How Cold is Too Cold to Ride?

horseback riding in snow

We are expecting frigid temperatures here in New England for the next few days. Overnight lows will be in the single digits (if we’re lucky) and the highs will be in the low teens.

Personally, I don’t ride if it’s lower than 20° F. Any lower than that and my toes and fingers are just too cold. Also, since I ride outside year round, I am careful about riding when the conditions are icy.

I guess it’s all relative. From what I’ve read on bulletin boards, folks in Canada don’t blanch at riding when the temps fall below zero while those in the south start cringing when the temps dip below 50°.

Horses don’t seem to mind the cold weather as much as we do and while there are concerns that riding in very cold temperatures might predispose horses to respiratory issues, there’s little agreement on how cold “very cold” must be to cause a problem.

So, how do intrepid cold weather riders stay warm? Here are some tips (mine and some gleaned from horse forums):

  • Winter breeches are great. I wear polar fleece breeches and love them.
  • Full chaps add warmth and a wind-proof layer.
  • Nylon tights under everything add a layer of warmth.
  • Under Armour gets many thumbs up for really holding heat in.
  • Wear lots of light layers but don’t wear cotton next to your skin as it will make you cold if you perspire.
  • Spray your feet with antiperspirant spray before you put your sock liners on. It keeps your feet from sweating. Dry feet = warmer feet. Wet sweaty feet = cold feet!
  • I like SSG lined Rancher gloves
  • Fleece lined breeches
  • Many layers-no one cares if you look like a blimp!!!
  • I have had very good luck with Mountain Horse boots
  • Definitely get those little carbon, air activated hand and foot warmers. TOE warmers work really well inside SSG winter training gloves
  • The secret (shhhh) is THIN layers. Either silk or polypropeline works great as the base layer – very thin. For the feet – polypropolene sock liners (keeps the heat in but moves the sweat to the next layer) the thin cotton socks and then wool outer socks works great. Legs – silk long underwear and breeches. The core is silk undershirt, thin cotton turtleneck and then a fleece type jacket. The best place to shop for winter riding layers is at Ski shops and runners shops – my current favorite is Mountain Co-op. The biggest thing to remember is to switch to dry clothes as soon as you are finished riding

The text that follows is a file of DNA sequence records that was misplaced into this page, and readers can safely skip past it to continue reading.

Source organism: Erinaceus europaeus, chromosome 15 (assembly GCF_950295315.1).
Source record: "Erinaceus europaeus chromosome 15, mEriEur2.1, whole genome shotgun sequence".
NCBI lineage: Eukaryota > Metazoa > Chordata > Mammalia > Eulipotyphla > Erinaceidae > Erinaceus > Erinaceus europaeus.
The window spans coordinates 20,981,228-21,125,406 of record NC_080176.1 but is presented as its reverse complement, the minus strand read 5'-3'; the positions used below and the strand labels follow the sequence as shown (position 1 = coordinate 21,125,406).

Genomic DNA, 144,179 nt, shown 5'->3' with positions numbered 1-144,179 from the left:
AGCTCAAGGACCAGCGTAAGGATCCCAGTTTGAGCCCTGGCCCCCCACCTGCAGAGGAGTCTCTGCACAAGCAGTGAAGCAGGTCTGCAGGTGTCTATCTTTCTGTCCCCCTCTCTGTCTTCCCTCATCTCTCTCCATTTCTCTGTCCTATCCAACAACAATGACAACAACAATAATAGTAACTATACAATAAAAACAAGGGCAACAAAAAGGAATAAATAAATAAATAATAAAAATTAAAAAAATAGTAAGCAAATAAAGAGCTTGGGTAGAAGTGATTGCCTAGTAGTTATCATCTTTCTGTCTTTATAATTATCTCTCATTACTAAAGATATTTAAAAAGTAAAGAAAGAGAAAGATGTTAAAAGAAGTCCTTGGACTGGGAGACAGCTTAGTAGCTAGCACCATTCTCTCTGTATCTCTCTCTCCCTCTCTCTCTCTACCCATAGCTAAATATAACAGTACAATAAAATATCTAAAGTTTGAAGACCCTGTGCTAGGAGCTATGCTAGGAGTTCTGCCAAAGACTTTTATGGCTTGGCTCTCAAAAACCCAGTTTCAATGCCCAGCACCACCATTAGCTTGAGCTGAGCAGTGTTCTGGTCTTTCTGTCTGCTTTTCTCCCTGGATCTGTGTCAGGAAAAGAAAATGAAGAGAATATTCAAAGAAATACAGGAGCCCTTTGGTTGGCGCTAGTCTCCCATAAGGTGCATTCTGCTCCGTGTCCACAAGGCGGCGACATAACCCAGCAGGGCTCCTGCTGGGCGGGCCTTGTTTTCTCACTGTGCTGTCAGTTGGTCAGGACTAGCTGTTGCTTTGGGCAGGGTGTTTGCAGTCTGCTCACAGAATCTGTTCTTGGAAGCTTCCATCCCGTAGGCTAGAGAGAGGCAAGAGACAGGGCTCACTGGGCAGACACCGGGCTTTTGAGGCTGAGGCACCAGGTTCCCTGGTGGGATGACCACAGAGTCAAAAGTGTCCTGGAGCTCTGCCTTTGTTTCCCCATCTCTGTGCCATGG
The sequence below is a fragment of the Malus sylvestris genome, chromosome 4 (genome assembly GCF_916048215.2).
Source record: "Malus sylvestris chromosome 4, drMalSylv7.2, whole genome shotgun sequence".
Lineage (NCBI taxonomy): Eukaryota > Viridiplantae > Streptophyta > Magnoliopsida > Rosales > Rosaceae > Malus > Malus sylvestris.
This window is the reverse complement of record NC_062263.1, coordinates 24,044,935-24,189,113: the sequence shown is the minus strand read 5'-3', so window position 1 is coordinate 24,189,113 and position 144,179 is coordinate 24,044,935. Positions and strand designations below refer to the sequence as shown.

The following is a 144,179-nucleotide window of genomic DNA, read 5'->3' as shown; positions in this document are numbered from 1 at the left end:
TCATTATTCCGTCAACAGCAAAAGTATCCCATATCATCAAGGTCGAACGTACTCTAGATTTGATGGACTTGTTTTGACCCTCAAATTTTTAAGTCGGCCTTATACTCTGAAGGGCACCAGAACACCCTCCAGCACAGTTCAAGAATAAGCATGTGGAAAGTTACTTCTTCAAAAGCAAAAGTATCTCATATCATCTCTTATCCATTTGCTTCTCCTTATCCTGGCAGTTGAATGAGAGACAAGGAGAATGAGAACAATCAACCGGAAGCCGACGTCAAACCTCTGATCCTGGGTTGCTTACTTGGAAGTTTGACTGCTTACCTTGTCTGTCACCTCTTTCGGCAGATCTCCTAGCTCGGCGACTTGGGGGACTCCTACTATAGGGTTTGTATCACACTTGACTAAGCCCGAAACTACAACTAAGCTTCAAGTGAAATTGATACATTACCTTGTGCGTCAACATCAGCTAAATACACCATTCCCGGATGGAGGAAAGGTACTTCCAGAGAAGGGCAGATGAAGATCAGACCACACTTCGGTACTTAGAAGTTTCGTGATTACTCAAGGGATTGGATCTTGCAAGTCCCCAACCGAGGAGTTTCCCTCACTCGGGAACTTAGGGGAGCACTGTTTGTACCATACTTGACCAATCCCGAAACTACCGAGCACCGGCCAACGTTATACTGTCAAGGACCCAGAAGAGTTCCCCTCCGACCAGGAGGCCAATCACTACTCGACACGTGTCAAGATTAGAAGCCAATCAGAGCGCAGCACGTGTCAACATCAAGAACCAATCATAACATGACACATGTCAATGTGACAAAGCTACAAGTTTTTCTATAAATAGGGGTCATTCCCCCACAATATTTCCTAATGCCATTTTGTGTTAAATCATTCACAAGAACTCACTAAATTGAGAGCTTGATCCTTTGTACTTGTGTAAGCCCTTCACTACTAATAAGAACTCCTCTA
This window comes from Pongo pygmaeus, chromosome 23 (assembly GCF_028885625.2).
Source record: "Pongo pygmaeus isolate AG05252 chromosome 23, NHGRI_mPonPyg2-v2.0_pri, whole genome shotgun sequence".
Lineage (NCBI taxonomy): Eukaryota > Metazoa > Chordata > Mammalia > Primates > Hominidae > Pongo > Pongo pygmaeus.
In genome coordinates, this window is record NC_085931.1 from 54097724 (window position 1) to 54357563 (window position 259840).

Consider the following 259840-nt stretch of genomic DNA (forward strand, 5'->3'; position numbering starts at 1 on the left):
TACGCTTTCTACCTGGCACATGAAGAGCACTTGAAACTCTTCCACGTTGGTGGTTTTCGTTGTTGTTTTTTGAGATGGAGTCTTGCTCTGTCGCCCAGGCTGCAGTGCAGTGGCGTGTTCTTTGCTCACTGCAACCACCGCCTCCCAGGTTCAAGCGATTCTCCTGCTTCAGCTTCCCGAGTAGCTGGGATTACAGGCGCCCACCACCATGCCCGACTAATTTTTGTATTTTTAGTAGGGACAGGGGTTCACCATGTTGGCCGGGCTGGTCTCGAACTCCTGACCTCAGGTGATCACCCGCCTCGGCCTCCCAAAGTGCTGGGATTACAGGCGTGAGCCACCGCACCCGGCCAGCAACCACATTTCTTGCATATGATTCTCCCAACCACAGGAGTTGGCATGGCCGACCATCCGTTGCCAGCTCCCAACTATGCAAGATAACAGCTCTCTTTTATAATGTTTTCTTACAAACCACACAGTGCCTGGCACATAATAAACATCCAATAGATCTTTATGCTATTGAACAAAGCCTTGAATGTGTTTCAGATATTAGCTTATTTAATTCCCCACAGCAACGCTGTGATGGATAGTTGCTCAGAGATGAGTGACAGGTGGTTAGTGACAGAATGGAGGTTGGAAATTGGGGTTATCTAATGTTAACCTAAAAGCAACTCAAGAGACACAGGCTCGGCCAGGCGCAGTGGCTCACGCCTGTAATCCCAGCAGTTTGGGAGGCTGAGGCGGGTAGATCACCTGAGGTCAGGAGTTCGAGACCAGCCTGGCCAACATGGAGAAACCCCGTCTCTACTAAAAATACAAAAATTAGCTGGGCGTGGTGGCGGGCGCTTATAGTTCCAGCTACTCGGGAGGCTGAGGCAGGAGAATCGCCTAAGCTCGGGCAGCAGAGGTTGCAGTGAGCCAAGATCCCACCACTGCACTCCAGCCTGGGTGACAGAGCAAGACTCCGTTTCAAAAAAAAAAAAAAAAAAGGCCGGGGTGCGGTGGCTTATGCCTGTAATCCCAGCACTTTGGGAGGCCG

8 thoughts on “How Cold is Too Cold to Ride?

  1. The coldest weather I’ve ridden in was years ago and I was trying to get a horse legged up…One night it was 27 below when I went out to ride. I rode in the dark, but there was plenty of moonlight so I could see well. We went about a mile. I do not ride when it is that cold anymore.
    I have used thinsulate lined ski bibs, ski masks, thinsulate caps, and lots of layering. The under armour product is great, too. I have ridden in heavy packs, although I never liked to (no riding colts in packs) and regular snow boots. Multiple layers of socks, also, and I am becoming fond of Smart Wool socks.


  2. You are much hardier than I ! Today is was -8 when I fed the horses and even though it’s warmed up considerably, riding holds no appeal right now.

  3. Wow, winter riding holds no appeal for me unless it’s at least 45 degrees out…I live in a depressingly gray, gloomy and clold climate in northwest Montana where there is plenty of winter and zero sunshine…difficult to get motivated most of the time. This is a test of perseverance, for sure. I have ridden when it was zero degrees out, but wouldn’t think of doing that again…

  4. Those of us in the sunshine states are humbled by your hardiness.

    I returned to my barn after Sept in Montanta: 18 degrees at 8am. The Montana pasture horses all still had their summer coats and looked completely relaxed and happy. No huddling, no frozen looks.

    I couldn’t help but laugh and think…if only the horses in MY barn could see this. They expect heavy winter blankets at 35 degrees, and protest it’s too COLD to be ridden at 30.
    We get huge rain & lightening storms we ride through (covered but not enclosed arena), figuring it’s part of sacking out, but I have to admit we all shrivel up at the thought of anything below 20, especially if snow is involved!
    Would love to hear from someone in Hawaii.

  5. The relative temp theory works for me. I don’t worry about the cold as much as I do a sharp downswing in temperature from one day to the next.

    Hope the NE cold snap doesn’t last too long!

  6. I live in Minnesota where 10 degrees is probably the average in the winter. I still have to ride to keep my horse in shape. I do not ride if it is lower then -5 below outside. Otherwise, I love riding in the winter. You don’t get super hot and if you do you can just take some layers off.

  7. I also love to ride in the winter. Yesterday and today we had temps in the 20s which for me is about perfect. Lots of soft snow, no bugs, and excellent footing!

  8. I dont belive in riding when its under 12 degrees. come on no horsie wants to go jump around in an indoor when its that cold. We usually have wind and lots of it. Like today its 11 degrees but its -6 and dropping. With snow on the ground. Plus the indoor is not heated. Be careful of your horse’s lungs.

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